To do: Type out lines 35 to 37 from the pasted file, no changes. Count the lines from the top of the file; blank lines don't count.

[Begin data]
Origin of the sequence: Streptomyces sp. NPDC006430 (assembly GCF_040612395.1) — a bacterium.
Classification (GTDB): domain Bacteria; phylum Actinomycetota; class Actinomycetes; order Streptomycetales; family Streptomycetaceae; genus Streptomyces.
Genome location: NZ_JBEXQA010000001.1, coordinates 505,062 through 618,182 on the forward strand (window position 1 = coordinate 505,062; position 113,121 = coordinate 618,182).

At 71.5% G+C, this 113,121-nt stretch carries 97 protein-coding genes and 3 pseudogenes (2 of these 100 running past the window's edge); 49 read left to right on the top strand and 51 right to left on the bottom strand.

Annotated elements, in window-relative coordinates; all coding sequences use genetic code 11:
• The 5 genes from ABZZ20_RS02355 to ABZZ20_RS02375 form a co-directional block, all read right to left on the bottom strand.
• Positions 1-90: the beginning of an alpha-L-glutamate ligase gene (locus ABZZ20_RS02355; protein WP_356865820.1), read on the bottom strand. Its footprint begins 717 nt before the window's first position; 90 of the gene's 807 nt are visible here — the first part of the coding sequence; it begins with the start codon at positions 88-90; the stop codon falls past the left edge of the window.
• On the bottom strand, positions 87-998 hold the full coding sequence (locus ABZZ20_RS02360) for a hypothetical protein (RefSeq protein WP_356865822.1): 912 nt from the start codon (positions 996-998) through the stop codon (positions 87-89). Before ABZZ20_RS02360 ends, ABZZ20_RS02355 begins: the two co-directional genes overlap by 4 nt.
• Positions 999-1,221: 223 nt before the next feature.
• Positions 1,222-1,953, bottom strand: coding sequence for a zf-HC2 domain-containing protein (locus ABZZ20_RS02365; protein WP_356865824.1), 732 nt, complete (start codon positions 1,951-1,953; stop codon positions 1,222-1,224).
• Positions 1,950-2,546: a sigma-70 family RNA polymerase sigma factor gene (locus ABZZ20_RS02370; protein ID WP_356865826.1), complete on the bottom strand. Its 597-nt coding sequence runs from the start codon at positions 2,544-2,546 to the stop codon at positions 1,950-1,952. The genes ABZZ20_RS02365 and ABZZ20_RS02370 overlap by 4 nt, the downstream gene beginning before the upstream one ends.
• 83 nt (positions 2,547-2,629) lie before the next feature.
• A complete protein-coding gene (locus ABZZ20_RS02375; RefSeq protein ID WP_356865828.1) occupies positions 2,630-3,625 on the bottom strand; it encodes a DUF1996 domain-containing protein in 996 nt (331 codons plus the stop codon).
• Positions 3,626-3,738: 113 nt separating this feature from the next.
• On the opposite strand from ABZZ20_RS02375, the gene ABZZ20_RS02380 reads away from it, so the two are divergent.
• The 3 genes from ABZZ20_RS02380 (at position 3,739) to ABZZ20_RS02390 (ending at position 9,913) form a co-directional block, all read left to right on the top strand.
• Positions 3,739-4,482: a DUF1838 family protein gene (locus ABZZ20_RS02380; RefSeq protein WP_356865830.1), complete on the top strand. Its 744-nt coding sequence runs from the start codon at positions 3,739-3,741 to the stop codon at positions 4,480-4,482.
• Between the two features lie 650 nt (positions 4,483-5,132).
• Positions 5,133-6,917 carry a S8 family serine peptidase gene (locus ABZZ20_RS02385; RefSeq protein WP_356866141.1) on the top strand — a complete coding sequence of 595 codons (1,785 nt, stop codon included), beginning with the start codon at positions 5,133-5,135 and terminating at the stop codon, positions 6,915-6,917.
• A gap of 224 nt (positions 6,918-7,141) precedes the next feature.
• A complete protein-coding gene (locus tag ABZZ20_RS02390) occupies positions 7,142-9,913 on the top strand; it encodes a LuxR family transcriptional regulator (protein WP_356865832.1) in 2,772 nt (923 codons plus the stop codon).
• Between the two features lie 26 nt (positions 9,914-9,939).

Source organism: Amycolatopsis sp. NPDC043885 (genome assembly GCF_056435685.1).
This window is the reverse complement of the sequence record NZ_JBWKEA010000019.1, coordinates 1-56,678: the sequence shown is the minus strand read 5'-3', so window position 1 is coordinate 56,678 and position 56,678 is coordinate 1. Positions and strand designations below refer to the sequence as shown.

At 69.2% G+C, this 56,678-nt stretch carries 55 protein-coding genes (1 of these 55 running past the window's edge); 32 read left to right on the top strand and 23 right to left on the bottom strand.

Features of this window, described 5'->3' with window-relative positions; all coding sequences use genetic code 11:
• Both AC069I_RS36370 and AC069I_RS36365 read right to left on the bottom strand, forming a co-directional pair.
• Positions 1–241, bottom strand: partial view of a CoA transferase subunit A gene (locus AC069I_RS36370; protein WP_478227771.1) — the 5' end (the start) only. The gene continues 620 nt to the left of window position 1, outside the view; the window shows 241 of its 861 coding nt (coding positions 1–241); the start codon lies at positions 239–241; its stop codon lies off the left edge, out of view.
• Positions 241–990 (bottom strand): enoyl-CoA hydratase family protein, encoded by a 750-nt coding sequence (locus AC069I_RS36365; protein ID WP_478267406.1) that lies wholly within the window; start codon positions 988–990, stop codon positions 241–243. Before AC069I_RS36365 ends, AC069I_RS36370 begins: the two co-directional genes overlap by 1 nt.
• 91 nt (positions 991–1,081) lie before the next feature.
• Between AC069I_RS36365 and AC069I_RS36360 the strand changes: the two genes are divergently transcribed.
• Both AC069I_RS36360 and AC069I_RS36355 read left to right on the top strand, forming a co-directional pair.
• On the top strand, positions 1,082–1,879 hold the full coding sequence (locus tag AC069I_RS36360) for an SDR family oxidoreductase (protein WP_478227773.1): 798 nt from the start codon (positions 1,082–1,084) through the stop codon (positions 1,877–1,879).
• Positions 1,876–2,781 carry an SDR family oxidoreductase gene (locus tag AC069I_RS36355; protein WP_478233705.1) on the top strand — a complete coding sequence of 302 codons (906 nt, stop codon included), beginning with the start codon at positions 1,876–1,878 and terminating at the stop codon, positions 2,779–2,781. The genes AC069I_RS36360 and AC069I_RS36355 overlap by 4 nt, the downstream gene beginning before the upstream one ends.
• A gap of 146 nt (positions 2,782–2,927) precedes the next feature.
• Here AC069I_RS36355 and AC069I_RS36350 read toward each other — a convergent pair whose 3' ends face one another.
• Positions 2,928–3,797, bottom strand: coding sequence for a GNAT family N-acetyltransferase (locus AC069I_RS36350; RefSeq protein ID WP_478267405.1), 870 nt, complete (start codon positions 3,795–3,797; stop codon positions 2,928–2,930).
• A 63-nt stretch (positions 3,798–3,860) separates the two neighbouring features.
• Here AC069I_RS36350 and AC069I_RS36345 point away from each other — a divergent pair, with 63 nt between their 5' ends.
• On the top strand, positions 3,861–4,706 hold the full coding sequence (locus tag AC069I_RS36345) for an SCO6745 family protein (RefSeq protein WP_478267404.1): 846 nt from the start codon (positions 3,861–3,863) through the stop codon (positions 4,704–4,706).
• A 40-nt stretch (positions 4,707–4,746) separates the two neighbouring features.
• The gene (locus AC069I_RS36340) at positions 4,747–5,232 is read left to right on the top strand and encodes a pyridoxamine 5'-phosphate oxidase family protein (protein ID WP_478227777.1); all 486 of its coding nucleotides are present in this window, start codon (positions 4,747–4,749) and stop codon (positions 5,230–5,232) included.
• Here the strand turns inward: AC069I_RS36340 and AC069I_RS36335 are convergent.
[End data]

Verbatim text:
• A gap of 146 nt (positions 2,782–2,927) precedes the next feature.
• Here AC069I_RS36355 and AC069I_RS36350 read toward each other — a convergent pair whose 3' ends face one another.
• Positions 2,928–3,797, bottom strand: coding sequence for a GNAT family N-acetyltransferase (locus AC069I_RS36350; RefSeq protein ID WP_478267405.1), 870 nt, complete (start codon positions 3,795–3,797; stop codon positions 2,928–2,930).